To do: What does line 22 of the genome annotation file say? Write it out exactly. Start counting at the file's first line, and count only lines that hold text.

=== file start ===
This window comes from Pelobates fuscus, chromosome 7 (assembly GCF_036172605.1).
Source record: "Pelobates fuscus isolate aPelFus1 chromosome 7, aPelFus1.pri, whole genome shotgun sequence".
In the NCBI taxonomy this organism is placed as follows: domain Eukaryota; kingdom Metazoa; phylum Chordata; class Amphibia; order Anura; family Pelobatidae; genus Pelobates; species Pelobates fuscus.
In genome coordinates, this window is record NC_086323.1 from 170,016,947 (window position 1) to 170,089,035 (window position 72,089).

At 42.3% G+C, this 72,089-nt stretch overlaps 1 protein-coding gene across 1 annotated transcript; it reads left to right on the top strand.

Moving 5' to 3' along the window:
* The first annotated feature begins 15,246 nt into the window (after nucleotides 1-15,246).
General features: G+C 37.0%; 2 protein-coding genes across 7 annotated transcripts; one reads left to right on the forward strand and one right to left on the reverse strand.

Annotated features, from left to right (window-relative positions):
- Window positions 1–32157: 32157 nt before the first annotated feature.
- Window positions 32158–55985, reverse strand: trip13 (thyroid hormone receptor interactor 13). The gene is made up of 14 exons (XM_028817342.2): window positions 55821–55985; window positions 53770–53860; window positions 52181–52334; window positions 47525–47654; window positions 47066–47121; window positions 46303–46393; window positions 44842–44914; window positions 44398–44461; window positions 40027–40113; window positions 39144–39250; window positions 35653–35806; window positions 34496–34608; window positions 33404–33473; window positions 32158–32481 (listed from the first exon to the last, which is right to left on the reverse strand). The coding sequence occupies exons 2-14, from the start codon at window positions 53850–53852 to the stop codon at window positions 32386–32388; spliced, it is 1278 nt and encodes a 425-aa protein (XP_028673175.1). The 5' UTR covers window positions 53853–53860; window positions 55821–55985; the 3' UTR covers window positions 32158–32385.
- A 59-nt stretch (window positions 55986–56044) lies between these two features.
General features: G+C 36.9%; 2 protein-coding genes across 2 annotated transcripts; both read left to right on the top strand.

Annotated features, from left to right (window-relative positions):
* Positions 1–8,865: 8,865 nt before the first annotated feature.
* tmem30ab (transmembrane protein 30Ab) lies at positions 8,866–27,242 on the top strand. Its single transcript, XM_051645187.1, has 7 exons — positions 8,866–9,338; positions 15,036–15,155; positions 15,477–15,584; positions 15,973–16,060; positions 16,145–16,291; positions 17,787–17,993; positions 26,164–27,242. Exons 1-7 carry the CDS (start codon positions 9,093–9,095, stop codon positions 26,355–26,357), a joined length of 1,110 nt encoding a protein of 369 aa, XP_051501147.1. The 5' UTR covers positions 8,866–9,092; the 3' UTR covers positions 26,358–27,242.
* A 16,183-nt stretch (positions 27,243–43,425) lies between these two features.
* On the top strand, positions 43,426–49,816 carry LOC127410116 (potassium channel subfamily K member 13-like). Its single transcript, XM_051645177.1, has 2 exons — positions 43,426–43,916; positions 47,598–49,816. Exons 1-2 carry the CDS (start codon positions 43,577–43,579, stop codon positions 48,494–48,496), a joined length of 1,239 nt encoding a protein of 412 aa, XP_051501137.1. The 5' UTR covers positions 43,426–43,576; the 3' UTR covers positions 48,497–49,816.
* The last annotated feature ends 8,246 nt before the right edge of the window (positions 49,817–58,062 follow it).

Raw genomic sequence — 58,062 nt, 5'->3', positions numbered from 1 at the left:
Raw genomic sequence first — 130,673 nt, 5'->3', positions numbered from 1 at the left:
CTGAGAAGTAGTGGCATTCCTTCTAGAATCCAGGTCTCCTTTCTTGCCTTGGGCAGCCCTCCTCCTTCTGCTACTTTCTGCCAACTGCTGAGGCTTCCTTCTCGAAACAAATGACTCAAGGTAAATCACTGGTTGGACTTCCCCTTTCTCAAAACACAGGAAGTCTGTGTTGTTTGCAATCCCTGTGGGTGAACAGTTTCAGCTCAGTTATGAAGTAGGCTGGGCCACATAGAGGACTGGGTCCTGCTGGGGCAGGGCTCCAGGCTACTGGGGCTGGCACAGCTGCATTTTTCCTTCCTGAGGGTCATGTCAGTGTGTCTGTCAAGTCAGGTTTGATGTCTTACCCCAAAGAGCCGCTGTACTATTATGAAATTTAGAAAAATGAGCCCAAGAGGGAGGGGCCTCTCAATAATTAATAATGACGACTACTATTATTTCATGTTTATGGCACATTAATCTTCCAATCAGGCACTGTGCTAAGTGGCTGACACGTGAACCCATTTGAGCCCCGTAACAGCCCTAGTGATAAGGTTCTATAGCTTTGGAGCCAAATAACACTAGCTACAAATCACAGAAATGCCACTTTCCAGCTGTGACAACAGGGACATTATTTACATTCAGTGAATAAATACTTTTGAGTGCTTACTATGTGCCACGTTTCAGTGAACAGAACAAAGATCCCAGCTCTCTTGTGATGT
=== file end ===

CTGAGAAGTAGTGGCATTCCTTCTAGAATCCAGGTCTCCTTTCTTGCCTTGGGCAGCCCTCCTCCTTCTGCTACTTTCTGCCAACTGCTGAGGCTTCCTTCTCGAAACAAATGACTCAAGGTAAATCACTGGTTGGACTTCCCCTTTCTCAAAACACAGGAAGTCTGTGTTGTTTGCAATCCCTGTGGGTGAACAGTTTCAGCTCAGTTATGAAGTAGGCTGGGCCACATAGAGGACTGGGTCCTGCTGGGGCAGGGCTCCAGGCTACTGGGGCTGGCACAGCTGCATTTTTCCTTCCTGAGGGTCATGTCAGTGTGTCTGTCAAGTCAGGTTTGATGTCTTACCCCAAAGAGCCGCTGTACTATTATGAAATTTAGAAAAATGAGCCCAAGAGGGAGGGGCCTCTCAATAATTAATAATGACGACTACTATTATTTCATGTTTATGGCACATTAATCTTCCAATCAGGCACTGTGCTAAGTGGCTGACACGTGAACCCATTTGAGCCCCGTAACAGCCCTAGTGATAAGGTTCTATAGCTTTGGAGCCAAATAACACTAGCTACAAATCACAGAAATGCCACTTTCCAGCTGTGACAACAGGGACATTATTTACATTCAGTGAATAAATACTTTTGAGTGCTTACTATGTGCCACGTTTCAGTGAACAGAACAAAGATCCCAGCTCTCTTGTGATGT